allegory deferred by Lynn Kong
Elderly white thread,
teeth and strands of soul:
Grandmother’s hands are crumpled
like youth’s pink silk dress, like
the roof of my mouth when I was
born as a lump of clay, virgin
to bruise and doubt’s edge—
gums bared to verity.
She ties a slender noose—
milky and knitted with exile—
and drapes it around my tooth,
where frailty clasps earth and
rustles somewhat. How is it that I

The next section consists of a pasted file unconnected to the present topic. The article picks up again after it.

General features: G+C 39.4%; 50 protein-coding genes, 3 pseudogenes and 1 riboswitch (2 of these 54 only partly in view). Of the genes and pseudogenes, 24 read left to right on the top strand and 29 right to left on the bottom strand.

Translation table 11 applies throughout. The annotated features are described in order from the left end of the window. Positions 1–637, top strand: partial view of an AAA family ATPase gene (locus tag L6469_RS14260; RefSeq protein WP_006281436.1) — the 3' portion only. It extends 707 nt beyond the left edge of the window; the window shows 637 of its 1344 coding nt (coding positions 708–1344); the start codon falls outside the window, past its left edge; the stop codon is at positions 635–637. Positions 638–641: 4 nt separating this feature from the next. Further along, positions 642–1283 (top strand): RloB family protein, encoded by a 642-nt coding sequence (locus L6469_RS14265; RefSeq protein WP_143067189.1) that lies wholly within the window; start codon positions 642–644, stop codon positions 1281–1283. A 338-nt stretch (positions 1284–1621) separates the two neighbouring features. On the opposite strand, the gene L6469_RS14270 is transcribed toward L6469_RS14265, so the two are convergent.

wish so much to be unscathed?
I clutch at violation, sucking rue
and the dross of parched mirrors.
But I cannot give it up,
that tooth. I am still so infantile.
Someday, when bubonic fragility
melds with grace unmired, there will be
a wonder akin to that graveyard
odyssey wherein all false
selves are discarded like
the teeth of one’s childhood.
Tongue prods void and rests.